Our first winter in this house was hard on me. The killing frosts did what they do and then there were the months without flowers. February came, then March, and then April and, because of all that rock and turf, there was nothing to look at but gray and more gray until May came and, with it, some green. As I’ve spent the past years planting bulbs and seeds, and as I’ve put in perennial starts, and as I’ve swapped plant cuttings with friends, planting plots in their honor, and as I’ve divided and rearranged tubers, and as I’ve cultivated the diversity of my garden, I have grown happier earlier and earlier each spring. I didn’t know I was that dependent on color, on variety, on watching so many different kinds of life being lived but, evidently, I am.





Camille T. DungyCamille T. Dungy is the author of four collections of poetry, most recently Trophic Cascade (Wesleyan University Press, 2017). Her debut collection of personal essays is Guidebook to Relative Strangers: Journeys into Race, Motherhood, and History (W. W. Norton, 2017), which is a finalist for the National Book Critics Circle Award. Dungy edited Black Nature: Four Centuries of African American Nature Poetry(University of Georgia Press, 2009),  co-edited the From the Fishouse poetry anthology (Persea, 2009). Her honors include an American Book Award, two Northern California Book Awards, a California Book Award silver medal, two NAACP Image Award nominations, fellowships from the Sustainable Arts Foundation, and fellowships from the National Endowment for the Arts in both prose and poetry. Dungy is a professor in the English department at Colorado State University.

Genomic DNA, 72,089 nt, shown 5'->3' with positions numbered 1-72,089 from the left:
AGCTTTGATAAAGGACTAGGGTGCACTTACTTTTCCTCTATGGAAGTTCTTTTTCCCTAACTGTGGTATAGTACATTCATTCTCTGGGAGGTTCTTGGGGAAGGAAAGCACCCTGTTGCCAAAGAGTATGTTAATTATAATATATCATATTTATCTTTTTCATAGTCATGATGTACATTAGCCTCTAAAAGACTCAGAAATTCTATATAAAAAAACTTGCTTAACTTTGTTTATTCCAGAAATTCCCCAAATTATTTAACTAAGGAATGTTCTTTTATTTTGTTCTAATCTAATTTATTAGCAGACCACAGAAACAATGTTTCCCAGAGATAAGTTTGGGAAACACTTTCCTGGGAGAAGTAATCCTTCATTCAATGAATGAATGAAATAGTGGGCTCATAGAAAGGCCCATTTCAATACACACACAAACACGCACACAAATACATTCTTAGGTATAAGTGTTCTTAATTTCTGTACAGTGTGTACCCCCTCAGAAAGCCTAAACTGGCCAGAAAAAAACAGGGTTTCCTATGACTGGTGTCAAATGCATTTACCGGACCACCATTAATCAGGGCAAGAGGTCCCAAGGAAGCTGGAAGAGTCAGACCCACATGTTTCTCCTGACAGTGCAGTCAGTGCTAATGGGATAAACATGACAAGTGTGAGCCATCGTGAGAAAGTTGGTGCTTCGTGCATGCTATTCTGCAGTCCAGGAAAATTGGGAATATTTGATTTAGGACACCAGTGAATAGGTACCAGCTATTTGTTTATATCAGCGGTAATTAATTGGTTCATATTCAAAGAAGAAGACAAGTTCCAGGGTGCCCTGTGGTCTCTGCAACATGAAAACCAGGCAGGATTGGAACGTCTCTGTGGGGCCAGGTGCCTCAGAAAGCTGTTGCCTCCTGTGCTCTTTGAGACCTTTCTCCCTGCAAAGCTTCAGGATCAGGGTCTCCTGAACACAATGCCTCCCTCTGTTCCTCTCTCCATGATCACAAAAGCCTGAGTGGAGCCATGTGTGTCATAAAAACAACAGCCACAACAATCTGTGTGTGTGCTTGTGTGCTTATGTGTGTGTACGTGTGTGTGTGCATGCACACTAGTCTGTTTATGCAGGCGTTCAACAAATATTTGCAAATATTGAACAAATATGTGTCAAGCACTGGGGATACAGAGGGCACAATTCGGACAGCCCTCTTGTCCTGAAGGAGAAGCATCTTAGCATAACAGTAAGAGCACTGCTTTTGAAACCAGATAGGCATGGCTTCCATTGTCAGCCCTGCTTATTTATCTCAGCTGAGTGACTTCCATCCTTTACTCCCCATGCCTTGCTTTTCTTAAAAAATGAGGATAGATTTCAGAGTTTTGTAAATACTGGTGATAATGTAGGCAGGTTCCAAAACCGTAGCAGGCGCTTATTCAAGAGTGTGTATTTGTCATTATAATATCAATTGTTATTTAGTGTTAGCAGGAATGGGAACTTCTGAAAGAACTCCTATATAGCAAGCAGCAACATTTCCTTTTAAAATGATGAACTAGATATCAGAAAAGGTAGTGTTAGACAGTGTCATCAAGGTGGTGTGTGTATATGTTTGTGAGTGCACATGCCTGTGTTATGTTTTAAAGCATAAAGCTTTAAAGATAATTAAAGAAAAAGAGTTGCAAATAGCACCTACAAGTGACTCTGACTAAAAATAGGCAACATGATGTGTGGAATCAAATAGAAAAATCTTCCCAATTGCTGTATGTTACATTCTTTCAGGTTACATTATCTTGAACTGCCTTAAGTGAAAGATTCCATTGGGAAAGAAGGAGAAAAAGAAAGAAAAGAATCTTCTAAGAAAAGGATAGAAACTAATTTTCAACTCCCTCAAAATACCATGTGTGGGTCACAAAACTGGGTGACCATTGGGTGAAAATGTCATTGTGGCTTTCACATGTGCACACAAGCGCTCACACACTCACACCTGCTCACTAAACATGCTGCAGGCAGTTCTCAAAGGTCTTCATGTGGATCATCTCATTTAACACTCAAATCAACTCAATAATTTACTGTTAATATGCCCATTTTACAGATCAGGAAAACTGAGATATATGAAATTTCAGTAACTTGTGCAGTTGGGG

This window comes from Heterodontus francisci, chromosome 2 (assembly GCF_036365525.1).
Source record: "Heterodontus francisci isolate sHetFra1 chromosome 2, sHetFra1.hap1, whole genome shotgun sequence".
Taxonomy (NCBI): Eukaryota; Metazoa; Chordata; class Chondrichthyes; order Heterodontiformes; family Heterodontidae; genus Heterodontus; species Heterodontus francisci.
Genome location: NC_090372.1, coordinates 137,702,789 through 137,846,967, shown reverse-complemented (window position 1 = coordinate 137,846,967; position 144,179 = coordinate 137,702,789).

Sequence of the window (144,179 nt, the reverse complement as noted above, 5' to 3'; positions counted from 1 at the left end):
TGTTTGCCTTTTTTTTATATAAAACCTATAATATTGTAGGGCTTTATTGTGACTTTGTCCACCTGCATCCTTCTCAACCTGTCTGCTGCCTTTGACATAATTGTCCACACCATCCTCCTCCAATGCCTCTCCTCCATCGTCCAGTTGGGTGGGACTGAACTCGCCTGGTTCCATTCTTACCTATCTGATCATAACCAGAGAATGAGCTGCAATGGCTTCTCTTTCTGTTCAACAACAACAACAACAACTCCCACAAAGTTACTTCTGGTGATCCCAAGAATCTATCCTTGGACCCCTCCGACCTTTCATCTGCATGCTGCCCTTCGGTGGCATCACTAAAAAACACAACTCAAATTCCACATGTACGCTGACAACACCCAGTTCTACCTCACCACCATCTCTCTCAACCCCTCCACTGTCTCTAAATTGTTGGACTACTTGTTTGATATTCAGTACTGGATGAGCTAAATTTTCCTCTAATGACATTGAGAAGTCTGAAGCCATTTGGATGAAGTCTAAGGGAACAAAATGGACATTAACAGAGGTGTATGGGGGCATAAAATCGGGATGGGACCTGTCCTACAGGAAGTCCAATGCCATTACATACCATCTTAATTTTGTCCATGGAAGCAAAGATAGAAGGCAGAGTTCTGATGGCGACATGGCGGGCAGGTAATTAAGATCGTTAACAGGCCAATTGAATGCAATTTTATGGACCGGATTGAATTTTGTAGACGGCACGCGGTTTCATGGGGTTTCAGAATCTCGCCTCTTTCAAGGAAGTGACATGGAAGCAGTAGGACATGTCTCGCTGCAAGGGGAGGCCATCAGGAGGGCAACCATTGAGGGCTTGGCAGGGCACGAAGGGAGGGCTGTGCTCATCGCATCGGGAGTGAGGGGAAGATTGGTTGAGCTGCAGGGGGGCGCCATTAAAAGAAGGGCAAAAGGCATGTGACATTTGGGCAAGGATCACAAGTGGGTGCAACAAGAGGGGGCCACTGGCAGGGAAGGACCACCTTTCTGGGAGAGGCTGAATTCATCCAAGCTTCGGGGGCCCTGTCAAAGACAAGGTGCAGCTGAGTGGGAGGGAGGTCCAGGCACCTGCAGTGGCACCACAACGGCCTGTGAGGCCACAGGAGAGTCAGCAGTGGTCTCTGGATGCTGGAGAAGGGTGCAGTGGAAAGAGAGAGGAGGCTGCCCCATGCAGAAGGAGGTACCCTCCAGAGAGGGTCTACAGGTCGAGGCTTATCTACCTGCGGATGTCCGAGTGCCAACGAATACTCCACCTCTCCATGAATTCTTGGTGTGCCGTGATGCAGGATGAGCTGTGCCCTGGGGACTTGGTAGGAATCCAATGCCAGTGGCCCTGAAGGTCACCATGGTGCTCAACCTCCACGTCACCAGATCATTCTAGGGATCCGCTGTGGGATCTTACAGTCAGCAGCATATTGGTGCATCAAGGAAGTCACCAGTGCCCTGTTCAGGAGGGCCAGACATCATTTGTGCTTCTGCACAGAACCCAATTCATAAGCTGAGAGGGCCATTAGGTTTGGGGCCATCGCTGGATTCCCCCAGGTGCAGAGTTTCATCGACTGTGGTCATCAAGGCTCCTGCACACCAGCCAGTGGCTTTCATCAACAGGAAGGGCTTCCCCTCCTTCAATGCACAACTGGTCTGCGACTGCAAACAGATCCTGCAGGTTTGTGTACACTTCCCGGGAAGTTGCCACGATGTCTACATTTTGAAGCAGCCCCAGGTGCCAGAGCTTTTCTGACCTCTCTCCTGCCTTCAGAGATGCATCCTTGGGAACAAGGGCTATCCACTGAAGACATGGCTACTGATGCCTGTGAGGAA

Read Camille Dungy’s essay “A Good Hike,” also appearing in Terrain.org.

Header photo by Camille Dungy.


  1. If a substantial percentage of neighborhood homeowners took this approach, non-human lives would benefit vastly. Excerpt: “The sunflowers, and the birds who eat them, fill me with joy I could not have imagined.” I love that approach and attitude.

  2. Well said, Ms. Dungy. I’m glad that you’re finding some support in flouting the rules. In my own situation, a conventional city neighborhood of single-family homes with yards, I’ve been doing something similar. Early on, I went outside one morning to find that some brave person had chalked on the sidewalk: CUT YOUR LAWN. Another time, the guy across the street came over to accuse me of causing hay fever because I allowed goldenrod (insect-pollinated) to grow. More recently, several neighbors have said they like what I’ve done — facilitating a woodland environment under the trees out front, with native wildflowers and berries — though I note that they’re still keeping their lawns.